Jenison 3

The first person I saw in Grand Goave, of course, was Jenison, standing outside the gate at Mission of Hope as casually as if he had just happened by, as purposefully as if he had not moved a muscle since I last left him in May.  Jenison is ‘my Haitian’, he adopted me back in the summer of 2010 when he appointed himself my nail holder one day while I was building temporary shelters.  He has been a glue stick to my side ever since.  I have blogged about him twice before, calling him Jameson, but recently I learned his name is actually Jenison. Mispronunciation never compromised our affection.

Jenison is taller, his eyes just cleared the window as I opened the door and scooped down to pull him into me. He was endearing when he was eight, pixyish and smart, with a scary facility to mimic English. At ten the sores and blisters of a life lived out of doors mark his body and he has picked up the rudiments of begging.  He moans that he is hungry, which he probably is, and asks for dollars.  Unfortunately for him, my heart is more practical than soft and I make sure he gets a good plate of rice and beans rather than giving him a lollipop (peewilly in Creole), and I prefer to sit under a tree and look at the words and pictures in a magazine with him than give him money.

Stories abound about Jenison. Word is his mother died and that he was adopted by Brenda, the only woman I ever met here who works construction rather than cook and sweep.  If you ask Jenison if his mother died, he draws a somber face and whispers yes, and then just as quickly brightens to another antic.  There no way of knowing if she actually died or if he has just mastered another heart tug. The women’s very existence is lost in translation.

There is a hockey bag full of shoes under the counter at the job shack at Be Like Brit, ready to give any child who shows up at the site needing footwear.  Somehow Jenison knows about it; the kid seems to know about everything.  Sure enough the day after Len left and I am on my own at the job site Jenison shows up and asks for shoes. He is barefoot, but that is normal for him.  We rustle through the bag and find a nice pair of sneakers that fit with room to grow.  I give him a peewilly while we’re at it.  He thanks me with great appreciation and wears his sneakers outside.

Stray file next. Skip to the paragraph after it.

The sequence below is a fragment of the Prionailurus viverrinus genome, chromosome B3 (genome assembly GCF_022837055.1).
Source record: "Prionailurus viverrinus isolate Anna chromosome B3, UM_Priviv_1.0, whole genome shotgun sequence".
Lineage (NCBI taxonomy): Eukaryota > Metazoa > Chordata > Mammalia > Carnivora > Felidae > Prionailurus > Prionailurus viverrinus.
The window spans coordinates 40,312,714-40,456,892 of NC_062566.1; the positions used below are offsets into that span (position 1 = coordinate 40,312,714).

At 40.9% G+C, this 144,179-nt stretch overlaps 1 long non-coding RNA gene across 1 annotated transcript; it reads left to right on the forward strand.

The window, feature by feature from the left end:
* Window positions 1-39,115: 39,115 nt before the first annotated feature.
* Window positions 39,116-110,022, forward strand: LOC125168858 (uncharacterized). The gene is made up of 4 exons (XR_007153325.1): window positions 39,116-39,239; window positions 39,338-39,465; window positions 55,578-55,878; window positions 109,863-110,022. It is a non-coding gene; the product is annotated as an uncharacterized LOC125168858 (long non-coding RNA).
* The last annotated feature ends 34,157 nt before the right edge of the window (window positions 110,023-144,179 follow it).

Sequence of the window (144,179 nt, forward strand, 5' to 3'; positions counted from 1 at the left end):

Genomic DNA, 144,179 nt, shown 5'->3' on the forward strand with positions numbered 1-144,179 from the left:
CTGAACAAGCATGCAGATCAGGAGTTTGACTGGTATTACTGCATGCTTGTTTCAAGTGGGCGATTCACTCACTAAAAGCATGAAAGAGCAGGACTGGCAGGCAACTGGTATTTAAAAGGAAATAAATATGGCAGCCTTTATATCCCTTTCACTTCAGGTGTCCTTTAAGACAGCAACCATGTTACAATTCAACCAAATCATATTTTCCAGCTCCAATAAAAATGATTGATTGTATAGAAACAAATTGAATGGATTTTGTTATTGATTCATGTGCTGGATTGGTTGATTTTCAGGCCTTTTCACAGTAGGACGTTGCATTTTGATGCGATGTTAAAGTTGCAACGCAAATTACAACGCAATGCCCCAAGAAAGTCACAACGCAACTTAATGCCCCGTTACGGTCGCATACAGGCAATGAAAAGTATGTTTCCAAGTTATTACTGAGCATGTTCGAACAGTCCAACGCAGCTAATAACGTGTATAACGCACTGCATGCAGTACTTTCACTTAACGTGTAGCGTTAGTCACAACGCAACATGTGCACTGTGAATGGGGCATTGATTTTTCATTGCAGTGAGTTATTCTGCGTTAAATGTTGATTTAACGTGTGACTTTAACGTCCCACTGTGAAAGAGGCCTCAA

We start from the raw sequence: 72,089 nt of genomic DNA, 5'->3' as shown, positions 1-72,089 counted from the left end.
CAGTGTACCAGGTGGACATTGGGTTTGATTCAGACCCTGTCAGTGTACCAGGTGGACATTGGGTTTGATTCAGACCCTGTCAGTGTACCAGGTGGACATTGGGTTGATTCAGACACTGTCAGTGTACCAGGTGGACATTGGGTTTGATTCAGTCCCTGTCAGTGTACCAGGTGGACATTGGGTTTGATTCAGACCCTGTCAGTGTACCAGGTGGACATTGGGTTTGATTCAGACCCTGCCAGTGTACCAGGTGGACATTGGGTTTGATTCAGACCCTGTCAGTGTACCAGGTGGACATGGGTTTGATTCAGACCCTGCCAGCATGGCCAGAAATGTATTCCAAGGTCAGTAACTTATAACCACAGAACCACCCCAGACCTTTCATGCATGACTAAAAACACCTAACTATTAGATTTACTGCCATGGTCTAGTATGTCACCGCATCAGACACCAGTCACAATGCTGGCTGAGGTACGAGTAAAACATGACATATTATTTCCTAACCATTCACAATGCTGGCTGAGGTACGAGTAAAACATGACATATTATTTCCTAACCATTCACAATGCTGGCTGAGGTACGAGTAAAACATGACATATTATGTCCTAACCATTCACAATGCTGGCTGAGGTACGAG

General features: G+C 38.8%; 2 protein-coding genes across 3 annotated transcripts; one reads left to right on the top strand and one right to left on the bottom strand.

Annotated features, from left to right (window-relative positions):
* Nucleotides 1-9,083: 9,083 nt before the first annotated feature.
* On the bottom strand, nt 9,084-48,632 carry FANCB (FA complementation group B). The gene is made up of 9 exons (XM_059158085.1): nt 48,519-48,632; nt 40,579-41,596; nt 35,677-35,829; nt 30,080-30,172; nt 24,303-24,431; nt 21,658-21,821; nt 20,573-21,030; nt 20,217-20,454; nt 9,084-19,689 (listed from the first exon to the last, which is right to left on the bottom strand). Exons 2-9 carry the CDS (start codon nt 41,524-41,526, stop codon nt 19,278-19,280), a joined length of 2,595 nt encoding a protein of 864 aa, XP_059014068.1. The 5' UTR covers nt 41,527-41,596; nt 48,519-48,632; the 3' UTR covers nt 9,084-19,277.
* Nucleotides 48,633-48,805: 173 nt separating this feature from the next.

I turn back to my work.  In a few minutes I look up and see Jenison, barefoot, new shoes in hand, racing down the hill. Maybe he’ll sell them.  Maybe he’ll keep them as a prize.  Maybe he just wanted them because he could get them.  The only thing I know for sure is that the next time I see Jenison; he won’t be wearing those shoes.  Shoes are not his style.

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About paulefallon

Greetings reader. I am a writer, architect, cyclist and father from Cambridge, MA. My primary blog, theawkwardpose.com is an archive of all my published writing. The title refers to a sequence of three yoga positions that increase focus and build strength by shifting the body’s center of gravity. The objective is balance without stability. My writing addresses opposing tension in our world, and my attempt to find balance through understanding that opposition. During 2015-2106 I am cycling through all 48 mainland United States and asking the question "How will we live tomorrow?" That journey is chronicled in a dedicated blog, www.howwillwelivetomorrw.com, that includes personal writing related to my adventure as well as others' responses to my question. Thank you for visiting.
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2 Responses to Jenison 3

  1. Irene Monroe says:

    Bonour Monsieur Paul, l’architect. Sak Pasé! Miss seeing you in hot yoga. You have a great website and I am enjoying reading it. Thank you so much for sharing your journey. I also want to thank you for your time and dedication to bulidng Be Like Brit orphanage. I come out of an orphanage. Take precious care and Bonne Année! Irene
    P.S. In case you can’t place me, I am the African American woman who practices in the back of the class and who introuduced you to my friend Malkah Feldman and partner, Dr. Thea James who goes down to Haiti annually with a team of medical professionals.

    • Irene –

      Of course I remember you; you have the most beautiful head to feet pose. My head is still about a foot off the ground! Haiti is full of orphans and it is privilege to do what I can to help them have a better life., Sometimes that is building their new home, other times it is just spending time with them. Today I drew many soccer bolls and showed them how to make paper airplanes. I look forward to returning to yoga on Saturday.

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